User needs analysis and development of priorities for life cycle impact assessment

Rent the article at a discount

Rent now

* Final gross prices may vary according to local VAT.

Get Access

Abstract

The development of the LCIA programme of the UNEP/SETAC Life Cycle Initiative started with a global survey of LCA practitioners. There were 91 LCIA-specific responses from all global regions. Respondents gave an indication of how they use LCA with respect to both the stage of LCA that they base decisions on (LCI, LCIA or a combination of both) as well as the types of decisions which they support with LCA information. The issues requiring immediate attention within the UNEP SETAC Life Cycle Initiative identified from this User Needs analysis are the need for transparency in the methodology, for scientific confidence and for scientific co-operation as well as the development of a recommended set of factors and methodologies. Of interest is the fact that results from the different regions highlighted the need for different impact categories. Based on this information proposals were made for new impact categories to be included in LCA (and thus LCIA).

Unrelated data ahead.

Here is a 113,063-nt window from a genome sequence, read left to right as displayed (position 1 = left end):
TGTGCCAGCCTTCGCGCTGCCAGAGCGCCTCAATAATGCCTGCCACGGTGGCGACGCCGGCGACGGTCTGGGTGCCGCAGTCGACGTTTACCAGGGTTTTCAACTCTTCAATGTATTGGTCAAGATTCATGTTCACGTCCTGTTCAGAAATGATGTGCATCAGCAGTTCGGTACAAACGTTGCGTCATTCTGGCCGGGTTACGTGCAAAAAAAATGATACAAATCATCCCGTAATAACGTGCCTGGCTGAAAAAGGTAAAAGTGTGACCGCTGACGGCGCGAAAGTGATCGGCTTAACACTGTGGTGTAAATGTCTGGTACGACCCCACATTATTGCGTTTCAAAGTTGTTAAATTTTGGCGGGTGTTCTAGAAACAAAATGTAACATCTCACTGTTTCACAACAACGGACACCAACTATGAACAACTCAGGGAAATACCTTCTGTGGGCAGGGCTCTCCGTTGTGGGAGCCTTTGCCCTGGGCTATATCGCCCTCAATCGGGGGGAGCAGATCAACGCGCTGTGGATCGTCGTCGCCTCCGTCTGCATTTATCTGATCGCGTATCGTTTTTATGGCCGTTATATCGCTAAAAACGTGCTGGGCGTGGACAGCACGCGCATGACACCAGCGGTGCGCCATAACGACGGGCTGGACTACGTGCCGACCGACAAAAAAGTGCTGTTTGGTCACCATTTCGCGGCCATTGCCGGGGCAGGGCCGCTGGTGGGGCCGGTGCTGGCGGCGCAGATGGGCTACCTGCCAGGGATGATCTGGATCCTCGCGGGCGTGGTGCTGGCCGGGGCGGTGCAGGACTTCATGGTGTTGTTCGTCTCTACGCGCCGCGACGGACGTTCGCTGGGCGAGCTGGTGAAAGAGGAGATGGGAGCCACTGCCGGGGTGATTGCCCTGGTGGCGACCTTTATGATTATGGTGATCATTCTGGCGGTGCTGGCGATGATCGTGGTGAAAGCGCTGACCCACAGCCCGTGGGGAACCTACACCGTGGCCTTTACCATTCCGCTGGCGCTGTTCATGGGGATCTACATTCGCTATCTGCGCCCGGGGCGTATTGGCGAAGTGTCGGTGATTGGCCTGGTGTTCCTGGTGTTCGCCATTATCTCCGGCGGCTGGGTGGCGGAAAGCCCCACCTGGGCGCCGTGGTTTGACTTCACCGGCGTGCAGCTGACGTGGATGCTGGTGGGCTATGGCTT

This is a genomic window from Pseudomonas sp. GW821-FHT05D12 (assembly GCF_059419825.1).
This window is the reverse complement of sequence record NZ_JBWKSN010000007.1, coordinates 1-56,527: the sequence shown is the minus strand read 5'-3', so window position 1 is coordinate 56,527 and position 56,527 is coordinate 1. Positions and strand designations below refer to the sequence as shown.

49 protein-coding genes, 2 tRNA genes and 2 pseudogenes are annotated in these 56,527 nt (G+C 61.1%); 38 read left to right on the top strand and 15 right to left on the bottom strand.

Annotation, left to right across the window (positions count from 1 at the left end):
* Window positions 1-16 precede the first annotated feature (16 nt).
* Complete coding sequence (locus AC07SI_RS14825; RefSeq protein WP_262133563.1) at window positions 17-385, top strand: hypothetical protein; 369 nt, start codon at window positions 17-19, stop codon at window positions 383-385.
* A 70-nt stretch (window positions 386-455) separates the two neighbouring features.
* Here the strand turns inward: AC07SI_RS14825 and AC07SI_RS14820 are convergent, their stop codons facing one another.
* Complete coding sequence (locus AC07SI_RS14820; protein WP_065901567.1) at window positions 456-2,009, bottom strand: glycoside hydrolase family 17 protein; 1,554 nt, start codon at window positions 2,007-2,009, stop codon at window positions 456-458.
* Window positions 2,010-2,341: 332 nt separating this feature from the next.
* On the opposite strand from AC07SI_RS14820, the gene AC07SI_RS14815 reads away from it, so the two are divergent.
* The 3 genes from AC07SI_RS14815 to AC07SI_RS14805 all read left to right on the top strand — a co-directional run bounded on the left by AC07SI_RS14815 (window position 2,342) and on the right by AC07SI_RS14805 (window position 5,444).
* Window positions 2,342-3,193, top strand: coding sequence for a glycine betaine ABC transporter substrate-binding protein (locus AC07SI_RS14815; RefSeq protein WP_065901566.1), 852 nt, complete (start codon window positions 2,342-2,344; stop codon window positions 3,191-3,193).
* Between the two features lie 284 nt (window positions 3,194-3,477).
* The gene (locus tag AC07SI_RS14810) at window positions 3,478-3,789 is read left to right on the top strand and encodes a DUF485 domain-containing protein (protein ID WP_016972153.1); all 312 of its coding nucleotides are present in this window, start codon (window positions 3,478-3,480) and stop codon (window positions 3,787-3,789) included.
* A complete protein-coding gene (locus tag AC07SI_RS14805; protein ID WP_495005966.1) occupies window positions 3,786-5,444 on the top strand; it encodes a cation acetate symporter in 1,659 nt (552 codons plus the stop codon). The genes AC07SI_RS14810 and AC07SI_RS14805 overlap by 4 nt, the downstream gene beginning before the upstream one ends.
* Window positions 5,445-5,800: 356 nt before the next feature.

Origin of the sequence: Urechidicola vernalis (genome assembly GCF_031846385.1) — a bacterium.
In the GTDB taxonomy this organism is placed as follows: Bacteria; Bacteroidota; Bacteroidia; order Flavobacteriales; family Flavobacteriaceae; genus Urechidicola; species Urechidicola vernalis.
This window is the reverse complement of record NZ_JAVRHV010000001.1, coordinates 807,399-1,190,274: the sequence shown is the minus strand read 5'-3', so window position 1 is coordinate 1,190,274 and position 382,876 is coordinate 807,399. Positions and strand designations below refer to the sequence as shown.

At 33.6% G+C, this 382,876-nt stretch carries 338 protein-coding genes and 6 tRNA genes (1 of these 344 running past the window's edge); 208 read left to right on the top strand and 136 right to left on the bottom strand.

The LCIA programme aims to enhance the availability of sound LCA data and methods and to deliver guidance on their use. More specifically, it aims to 1) make results and recommendations widely available for users through the creation of a worldwide accessible information system and 2) establish recommended characterisation factors and related methodologies for the different impact categories, possibly consisting of sets at both midpoint and damage level. The work of the LCIA programme of the UNEP/SETAC Life Cycle Initiative has been started within four task forces on 1) LCIA information system and framework, 2) natural resources and land use, 3) toxic impacts, and 4) transboundary impacts. All participants willing to contribute to these efforts are invited to contact the LCIA programme manager or to join the next LCIA workgroup meeting that will take place in at the world SETAC congress in Portland on Thursday 18 November 2004.